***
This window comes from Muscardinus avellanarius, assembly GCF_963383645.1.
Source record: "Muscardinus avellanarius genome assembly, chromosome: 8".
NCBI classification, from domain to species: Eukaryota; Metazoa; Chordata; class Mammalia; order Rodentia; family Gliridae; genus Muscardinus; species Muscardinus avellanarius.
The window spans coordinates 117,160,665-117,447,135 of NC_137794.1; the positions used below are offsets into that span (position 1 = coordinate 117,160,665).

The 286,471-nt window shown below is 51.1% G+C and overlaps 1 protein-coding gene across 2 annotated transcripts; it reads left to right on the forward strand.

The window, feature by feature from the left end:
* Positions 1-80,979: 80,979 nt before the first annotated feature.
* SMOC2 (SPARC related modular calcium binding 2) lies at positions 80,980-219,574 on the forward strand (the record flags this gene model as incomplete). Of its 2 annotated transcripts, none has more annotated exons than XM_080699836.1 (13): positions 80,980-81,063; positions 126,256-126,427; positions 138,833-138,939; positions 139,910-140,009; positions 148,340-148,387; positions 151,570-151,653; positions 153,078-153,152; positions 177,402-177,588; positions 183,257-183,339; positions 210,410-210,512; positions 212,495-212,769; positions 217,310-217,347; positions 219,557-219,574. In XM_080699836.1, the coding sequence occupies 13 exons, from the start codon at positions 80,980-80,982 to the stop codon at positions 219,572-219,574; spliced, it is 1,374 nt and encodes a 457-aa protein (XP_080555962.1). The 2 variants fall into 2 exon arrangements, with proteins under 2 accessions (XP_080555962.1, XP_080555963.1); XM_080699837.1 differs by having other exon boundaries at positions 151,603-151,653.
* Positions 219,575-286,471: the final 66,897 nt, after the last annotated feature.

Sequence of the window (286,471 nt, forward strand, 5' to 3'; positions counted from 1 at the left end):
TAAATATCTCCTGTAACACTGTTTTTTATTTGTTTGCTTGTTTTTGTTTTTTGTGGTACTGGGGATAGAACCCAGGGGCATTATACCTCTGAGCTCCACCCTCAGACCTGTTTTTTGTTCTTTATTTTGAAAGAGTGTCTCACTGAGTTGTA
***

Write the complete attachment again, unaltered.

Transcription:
This window comes from Muscardinus avellanarius, assembly GCF_963383645.1.
Source record: "Muscardinus avellanarius genome assembly, chromosome: 8".
NCBI classification, from domain to species: Eukaryota; Metazoa; Chordata; class Mammalia; order Rodentia; family Gliridae; genus Muscardinus; species Muscardinus avellanarius.
The window spans coordinates 117,160,665-117,447,135 of NC_137794.1; the positions used below are offsets into that span (position 1 = coordinate 117,160,665).

The 286,471-nt window shown below is 51.1% G+C and overlaps 1 protein-coding gene across 2 annotated transcripts; it reads left to right on the forward strand.

The window, feature by feature from the left end:
* Positions 1-80,979: 80,979 nt before the first annotated feature.
* SMOC2 (SPARC related modular calcium binding 2) lies at positions 80,980-219,574 on the forward strand (the record flags this gene model as incomplete). Of its 2 annotated transcripts, none has more annotated exons than XM_080699836.1 (13): positions 80,980-81,063; positions 126,256-126,427; positions 138,833-138,939; positions 139,910-140,009; positions 148,340-148,387; positions 151,570-151,653; positions 153,078-153,152; positions 177,402-177,588; positions 183,257-183,339; positions 210,410-210,512; positions 212,495-212,769; positions 217,310-217,347; positions 219,557-219,574. In XM_080699836.1, the coding sequence occupies 13 exons, from the start codon at positions 80,980-80,982 to the stop codon at positions 219,572-219,574; spliced, it is 1,374 nt and encodes a 457-aa protein (XP_080555962.1). The 2 variants fall into 2 exon arrangements, with proteins under 2 accessions (XP_080555962.1, XP_080555963.1); XM_080699837.1 differs by having other exon boundaries at positions 151,603-151,653.
* Positions 219,575-286,471: the final 66,897 nt, after the last annotated feature.

Sequence of the window (286,471 nt, forward strand, 5' to 3'; positions counted from 1 at the left end):
TAAATATCTCCTGTAACACTGTTTTTTATTTGTTTGCTTGTTTTTGTTTTTTGTGGTACTGGGGATAGAACCCAGGGGCATTATACCTCTGAGCTCCACCCTCAGACCTGTTTTTTGTTCTTTATTTTGAAAGAGTGTCTCACTGAGTTGTA